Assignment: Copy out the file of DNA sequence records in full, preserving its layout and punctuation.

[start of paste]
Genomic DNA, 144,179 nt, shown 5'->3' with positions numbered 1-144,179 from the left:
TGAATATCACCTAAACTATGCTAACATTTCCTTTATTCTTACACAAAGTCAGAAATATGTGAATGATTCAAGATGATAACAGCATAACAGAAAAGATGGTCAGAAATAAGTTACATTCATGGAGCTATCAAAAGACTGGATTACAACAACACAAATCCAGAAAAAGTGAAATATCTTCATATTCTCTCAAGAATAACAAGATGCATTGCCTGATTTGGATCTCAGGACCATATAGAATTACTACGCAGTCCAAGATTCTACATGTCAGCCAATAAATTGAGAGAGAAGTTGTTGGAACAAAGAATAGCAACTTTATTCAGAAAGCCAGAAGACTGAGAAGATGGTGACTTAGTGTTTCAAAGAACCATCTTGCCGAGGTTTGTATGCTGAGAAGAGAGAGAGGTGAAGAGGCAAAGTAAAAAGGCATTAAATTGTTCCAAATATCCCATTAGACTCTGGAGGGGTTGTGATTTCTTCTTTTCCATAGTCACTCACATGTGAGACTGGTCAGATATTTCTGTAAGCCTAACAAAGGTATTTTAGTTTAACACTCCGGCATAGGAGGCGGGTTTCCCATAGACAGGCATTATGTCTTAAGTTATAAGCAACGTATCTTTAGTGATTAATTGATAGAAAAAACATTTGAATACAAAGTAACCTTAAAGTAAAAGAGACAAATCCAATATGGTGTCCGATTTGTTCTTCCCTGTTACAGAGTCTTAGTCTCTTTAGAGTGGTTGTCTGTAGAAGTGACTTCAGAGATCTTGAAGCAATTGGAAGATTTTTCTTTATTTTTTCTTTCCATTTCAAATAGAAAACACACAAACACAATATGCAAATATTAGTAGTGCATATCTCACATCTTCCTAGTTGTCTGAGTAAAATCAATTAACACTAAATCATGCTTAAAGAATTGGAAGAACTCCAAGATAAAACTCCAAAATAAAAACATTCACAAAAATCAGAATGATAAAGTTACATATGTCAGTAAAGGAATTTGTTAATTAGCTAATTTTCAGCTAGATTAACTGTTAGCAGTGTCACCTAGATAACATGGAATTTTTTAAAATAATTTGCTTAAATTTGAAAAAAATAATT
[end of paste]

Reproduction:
Genomic DNA, 144,179 nt, shown 5'->3' with positions numbered 1-144,179 from the left:
TGAATATCACCTAAACTATGCTAACATTTCCTTTATTCTTACACAAAGTCAGAAATATGTGAATGATTCAAGATGATAACAGCATAACAGAAAAGATGGTCAGAAATAAGTTACATTCATGGAGCTATCAAAAGACTGGATTACAACAACACAAATCCAGAAAAAGTGAAATATCTTCATATTCTCTCAAGAATAACAAGATGCATTGCCTGATTTGGATCTCAGGACCATATAGAATTACTACGCAGTCCAAGATTCTACATGTCAGCCAATAAATTGAGAGAGAAGTTGTTGGAACAAAGAATAGCAACTTTATTCAGAAAGCCAGAAGACTGAGAAGATGGTGACTTAGTGTTTCAAAGAACCATCTTGCCGAGGTTTGTATGCTGAGAAGAGAGAGAGGTGAAGAGGCAAAGTAAAAAGGCATTAAATTGTTCCAAATATCCCATTAGACTCTGGAGGGGTTGTGATTTCTTCTTTTCCATAGTCACTCACATGTGAGACTGGTCAGATATTTCTGTAAGCCTAACAAAGGTATTTTAGTTTAACACTCCGGCATAGGAGGCGGGTTTCCCATAGACAGGCATTATGTCTTAAGTTATAAGCAACGTATCTTTAGTGATTAATTGATAGAAAAAACATTTGAATACAAAGTAACCTTAAAGTAAAAGAGACAAATCCAATATGGTGTCCGATTTGTTCTTCCCTGTTACAGAGTCTTAGTCTCTTTAGAGTGGTTGTCTGTAGAAGTGACTTCAGAGATCTTGAAGCAATTGGAAGATTTTTCTTTATTTTTTCTTTCCATTTCAAATAGAAAACACACAAACACAATATGCAAATATTAGTAGTGCATATCTCACATCTTCCTAGTTGTCTGAGTAAAATCAATTAACACTAAATCATGCTTAAAGAATTGGAAGAACTCCAAGATAAAACTCCAAAATAAAAACATTCACAAAAATCAGAATGATAAAGTTACATATGTCAGTAAAGGAATTTGTTAATTAGCTAATTTTCAGCTAGATTAACTGTTAGCAGTGTCACCTAGATAACATGGAATTTTTTAAAATAATTTGCTTAAATTTGAAAAAAATAATT